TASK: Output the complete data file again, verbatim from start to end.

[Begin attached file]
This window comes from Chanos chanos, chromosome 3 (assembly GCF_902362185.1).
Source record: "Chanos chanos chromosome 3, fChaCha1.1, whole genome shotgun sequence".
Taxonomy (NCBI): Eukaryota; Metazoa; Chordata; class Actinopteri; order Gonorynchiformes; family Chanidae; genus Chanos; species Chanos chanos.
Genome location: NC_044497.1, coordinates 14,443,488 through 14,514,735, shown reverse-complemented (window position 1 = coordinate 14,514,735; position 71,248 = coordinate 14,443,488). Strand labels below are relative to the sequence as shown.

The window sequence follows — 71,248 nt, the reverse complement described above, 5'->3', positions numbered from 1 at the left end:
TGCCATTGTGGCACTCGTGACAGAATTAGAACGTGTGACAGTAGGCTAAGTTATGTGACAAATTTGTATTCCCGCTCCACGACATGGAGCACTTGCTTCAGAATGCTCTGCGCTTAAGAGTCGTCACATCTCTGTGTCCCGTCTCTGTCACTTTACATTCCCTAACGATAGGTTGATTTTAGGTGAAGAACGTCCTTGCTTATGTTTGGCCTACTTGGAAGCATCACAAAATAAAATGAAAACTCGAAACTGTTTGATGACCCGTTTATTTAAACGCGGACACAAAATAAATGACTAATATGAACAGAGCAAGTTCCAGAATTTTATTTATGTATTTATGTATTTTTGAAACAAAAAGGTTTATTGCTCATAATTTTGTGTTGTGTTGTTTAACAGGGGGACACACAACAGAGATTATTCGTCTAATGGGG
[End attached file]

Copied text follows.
This window comes from Chanos chanos, chromosome 3 (assembly GCF_902362185.1).
Source record: "Chanos chanos chromosome 3, fChaCha1.1, whole genome shotgun sequence".
Taxonomy (NCBI): Eukaryota; Metazoa; Chordata; class Actinopteri; order Gonorynchiformes; family Chanidae; genus Chanos; species Chanos chanos.
Genome location: NC_044497.1, coordinates 14,443,488 through 14,514,735, shown reverse-complemented (window position 1 = coordinate 14,514,735; position 71,248 = coordinate 14,443,488). Strand labels below are relative to the sequence as shown.

The window sequence follows — 71,248 nt, the reverse complement described above, 5'->3', positions numbered from 1 at the left end:
TGCCATTGTGGCACTCGTGACAGAATTAGAACGTGTGACAGTAGGCTAAGTTATGTGACAAATTTGTATTCCCGCTCCACGACATGGAGCACTTGCTTCAGAATGCTCTGCGCTTAAGAGTCGTCACATCTCTGTGTCCCGTCTCTGTCACTTTACATTCCCTAACGATAGGTTGATTTTAGGTGAAGAACGTCCTTGCTTATGTTTGGCCTACTTGGAAGCATCACAAAATAAAATGAAAACTCGAAACTGTTTGATGACCCGTTTATTTAAACGCGGACACAAAATAAATGACTAATATGAACAGAGCAAGTTCCAGAATTTTATTTATGTATTTATGTATTTTTGAAACAAAAAGGTTTATTGCTCATAATTTTGTGTTGTGTTGTTTAACAGGGGGACACACAACAGAGATTATTCGTCTAATGGGG